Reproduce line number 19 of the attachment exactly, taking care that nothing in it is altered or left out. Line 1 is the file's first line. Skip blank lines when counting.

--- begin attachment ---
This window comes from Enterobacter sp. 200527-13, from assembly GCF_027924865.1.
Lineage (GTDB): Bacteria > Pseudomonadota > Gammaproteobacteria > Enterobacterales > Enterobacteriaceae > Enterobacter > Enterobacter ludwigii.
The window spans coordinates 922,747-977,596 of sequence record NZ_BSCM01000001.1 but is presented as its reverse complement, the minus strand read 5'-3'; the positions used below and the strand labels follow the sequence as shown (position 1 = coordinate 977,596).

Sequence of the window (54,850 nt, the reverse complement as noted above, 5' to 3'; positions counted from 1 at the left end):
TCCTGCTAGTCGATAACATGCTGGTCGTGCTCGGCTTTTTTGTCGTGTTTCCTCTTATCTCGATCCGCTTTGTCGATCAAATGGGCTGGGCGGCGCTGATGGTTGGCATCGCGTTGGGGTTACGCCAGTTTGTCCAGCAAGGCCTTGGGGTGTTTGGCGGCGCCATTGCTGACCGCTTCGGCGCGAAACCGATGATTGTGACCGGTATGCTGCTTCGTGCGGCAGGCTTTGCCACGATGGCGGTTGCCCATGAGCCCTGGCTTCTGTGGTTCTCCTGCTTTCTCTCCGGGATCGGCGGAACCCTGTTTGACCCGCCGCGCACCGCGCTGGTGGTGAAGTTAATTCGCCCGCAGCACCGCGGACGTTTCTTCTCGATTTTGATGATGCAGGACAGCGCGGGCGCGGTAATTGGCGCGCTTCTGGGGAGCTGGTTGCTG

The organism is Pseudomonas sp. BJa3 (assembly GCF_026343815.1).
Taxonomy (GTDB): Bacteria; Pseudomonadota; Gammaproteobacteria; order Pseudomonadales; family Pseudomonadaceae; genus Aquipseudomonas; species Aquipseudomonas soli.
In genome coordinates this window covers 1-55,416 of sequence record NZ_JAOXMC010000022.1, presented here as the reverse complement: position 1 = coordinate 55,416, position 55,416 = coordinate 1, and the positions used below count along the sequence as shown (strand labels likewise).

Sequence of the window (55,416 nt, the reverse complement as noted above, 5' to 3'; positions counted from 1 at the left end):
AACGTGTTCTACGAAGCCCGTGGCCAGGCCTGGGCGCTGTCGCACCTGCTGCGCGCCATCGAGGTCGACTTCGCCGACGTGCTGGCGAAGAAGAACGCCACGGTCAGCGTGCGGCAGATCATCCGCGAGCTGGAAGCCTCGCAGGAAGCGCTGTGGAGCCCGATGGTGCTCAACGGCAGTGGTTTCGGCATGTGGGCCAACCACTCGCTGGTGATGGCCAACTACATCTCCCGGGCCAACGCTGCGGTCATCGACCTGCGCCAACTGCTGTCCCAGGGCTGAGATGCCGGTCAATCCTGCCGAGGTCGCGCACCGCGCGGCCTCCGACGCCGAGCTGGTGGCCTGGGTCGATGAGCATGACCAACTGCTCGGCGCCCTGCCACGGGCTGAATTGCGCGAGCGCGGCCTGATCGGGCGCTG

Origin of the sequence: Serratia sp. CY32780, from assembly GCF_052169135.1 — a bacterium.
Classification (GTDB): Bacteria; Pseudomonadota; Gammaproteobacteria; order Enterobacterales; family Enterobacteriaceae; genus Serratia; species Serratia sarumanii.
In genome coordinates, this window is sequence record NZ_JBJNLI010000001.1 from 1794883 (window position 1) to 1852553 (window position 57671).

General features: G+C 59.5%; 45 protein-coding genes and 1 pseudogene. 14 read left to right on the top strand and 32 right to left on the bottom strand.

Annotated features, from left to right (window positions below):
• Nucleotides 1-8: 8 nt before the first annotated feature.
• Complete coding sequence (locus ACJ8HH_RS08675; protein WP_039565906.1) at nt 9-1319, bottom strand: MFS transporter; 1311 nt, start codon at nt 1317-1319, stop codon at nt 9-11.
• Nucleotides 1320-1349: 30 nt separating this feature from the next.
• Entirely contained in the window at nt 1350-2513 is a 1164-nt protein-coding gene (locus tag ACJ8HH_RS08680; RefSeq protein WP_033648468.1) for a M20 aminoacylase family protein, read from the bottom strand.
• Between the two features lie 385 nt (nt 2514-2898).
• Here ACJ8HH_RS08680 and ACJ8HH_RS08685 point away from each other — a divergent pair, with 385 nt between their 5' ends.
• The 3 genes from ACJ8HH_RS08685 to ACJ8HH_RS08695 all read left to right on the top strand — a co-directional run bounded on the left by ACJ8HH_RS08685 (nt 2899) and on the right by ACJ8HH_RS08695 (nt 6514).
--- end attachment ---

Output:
• Entirely contained in the window at nt 1350-2513 is a 1164-nt protein-coding gene (locus tag ACJ8HH_RS08680; RefSeq protein WP_033648468.1) for a M20 aminoacylase family protein, read from the bottom strand.